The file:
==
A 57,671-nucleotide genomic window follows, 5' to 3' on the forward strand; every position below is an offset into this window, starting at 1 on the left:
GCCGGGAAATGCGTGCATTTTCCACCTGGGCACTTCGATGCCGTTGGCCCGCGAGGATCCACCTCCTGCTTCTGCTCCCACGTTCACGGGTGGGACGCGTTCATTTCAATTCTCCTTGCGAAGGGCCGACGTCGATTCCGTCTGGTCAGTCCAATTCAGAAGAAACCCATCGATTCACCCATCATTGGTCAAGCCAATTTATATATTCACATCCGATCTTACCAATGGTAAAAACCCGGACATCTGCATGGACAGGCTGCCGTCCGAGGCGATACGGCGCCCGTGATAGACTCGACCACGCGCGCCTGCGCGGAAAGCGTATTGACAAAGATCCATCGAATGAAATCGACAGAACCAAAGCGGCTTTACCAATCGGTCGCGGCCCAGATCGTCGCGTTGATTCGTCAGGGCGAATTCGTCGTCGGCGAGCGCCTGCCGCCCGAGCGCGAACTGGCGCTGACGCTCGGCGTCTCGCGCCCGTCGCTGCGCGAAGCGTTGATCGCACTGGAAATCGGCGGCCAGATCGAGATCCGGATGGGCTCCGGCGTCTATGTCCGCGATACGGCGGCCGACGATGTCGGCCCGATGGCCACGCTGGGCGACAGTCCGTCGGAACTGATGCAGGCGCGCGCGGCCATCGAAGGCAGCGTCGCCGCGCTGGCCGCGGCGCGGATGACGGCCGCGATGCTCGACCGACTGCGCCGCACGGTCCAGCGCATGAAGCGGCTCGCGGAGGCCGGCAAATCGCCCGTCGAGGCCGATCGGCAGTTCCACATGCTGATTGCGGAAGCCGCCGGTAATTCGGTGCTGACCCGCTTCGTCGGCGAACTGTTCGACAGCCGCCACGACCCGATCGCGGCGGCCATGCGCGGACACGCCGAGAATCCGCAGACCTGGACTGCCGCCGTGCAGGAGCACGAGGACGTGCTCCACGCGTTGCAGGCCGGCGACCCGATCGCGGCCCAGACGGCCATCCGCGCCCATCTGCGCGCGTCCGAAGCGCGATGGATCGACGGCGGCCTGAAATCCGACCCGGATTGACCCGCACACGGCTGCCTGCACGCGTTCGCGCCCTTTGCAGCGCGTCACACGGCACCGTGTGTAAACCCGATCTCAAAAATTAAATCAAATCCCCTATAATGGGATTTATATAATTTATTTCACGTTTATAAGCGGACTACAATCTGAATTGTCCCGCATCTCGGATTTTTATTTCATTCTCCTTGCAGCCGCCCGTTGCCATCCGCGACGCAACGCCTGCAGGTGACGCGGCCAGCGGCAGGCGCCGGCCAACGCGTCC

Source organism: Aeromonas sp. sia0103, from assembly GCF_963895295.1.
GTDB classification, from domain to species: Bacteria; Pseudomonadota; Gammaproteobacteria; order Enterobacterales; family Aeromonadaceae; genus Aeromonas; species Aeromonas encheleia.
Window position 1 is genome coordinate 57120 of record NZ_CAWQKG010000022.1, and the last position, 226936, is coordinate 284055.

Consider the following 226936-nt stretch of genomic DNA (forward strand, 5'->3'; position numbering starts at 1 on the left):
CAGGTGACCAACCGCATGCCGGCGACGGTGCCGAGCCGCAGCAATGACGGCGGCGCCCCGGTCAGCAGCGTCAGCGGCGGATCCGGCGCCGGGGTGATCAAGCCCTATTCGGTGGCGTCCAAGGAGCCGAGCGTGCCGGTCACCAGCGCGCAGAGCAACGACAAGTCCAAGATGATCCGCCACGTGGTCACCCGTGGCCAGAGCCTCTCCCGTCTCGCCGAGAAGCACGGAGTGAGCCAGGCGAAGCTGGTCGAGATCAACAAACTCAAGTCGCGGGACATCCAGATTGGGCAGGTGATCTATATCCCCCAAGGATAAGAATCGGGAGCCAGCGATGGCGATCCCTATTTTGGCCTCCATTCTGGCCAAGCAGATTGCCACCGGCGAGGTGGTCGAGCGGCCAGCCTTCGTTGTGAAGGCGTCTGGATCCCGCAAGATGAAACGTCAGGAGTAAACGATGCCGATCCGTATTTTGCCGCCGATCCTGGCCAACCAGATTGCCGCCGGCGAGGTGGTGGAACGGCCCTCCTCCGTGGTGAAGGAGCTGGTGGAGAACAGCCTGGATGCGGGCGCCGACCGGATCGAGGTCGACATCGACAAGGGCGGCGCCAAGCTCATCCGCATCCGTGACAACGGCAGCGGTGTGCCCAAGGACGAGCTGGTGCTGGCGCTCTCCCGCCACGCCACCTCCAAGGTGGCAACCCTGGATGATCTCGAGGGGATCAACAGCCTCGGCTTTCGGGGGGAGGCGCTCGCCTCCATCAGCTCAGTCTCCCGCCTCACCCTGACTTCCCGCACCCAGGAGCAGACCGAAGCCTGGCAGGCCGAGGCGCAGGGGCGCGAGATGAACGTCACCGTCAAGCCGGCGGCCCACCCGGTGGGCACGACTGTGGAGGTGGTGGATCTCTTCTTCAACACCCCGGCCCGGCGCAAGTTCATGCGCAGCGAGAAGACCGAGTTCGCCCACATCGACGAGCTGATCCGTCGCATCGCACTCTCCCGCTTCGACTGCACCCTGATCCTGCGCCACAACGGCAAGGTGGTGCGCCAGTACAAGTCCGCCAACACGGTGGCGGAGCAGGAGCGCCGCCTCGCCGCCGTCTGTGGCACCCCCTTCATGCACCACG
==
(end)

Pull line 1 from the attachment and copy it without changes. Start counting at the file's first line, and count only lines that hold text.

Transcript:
A 57,671-nucleotide genomic window follows, 5' to 3' on the forward strand; every position below is an offset into this window, starting at 1 on the left: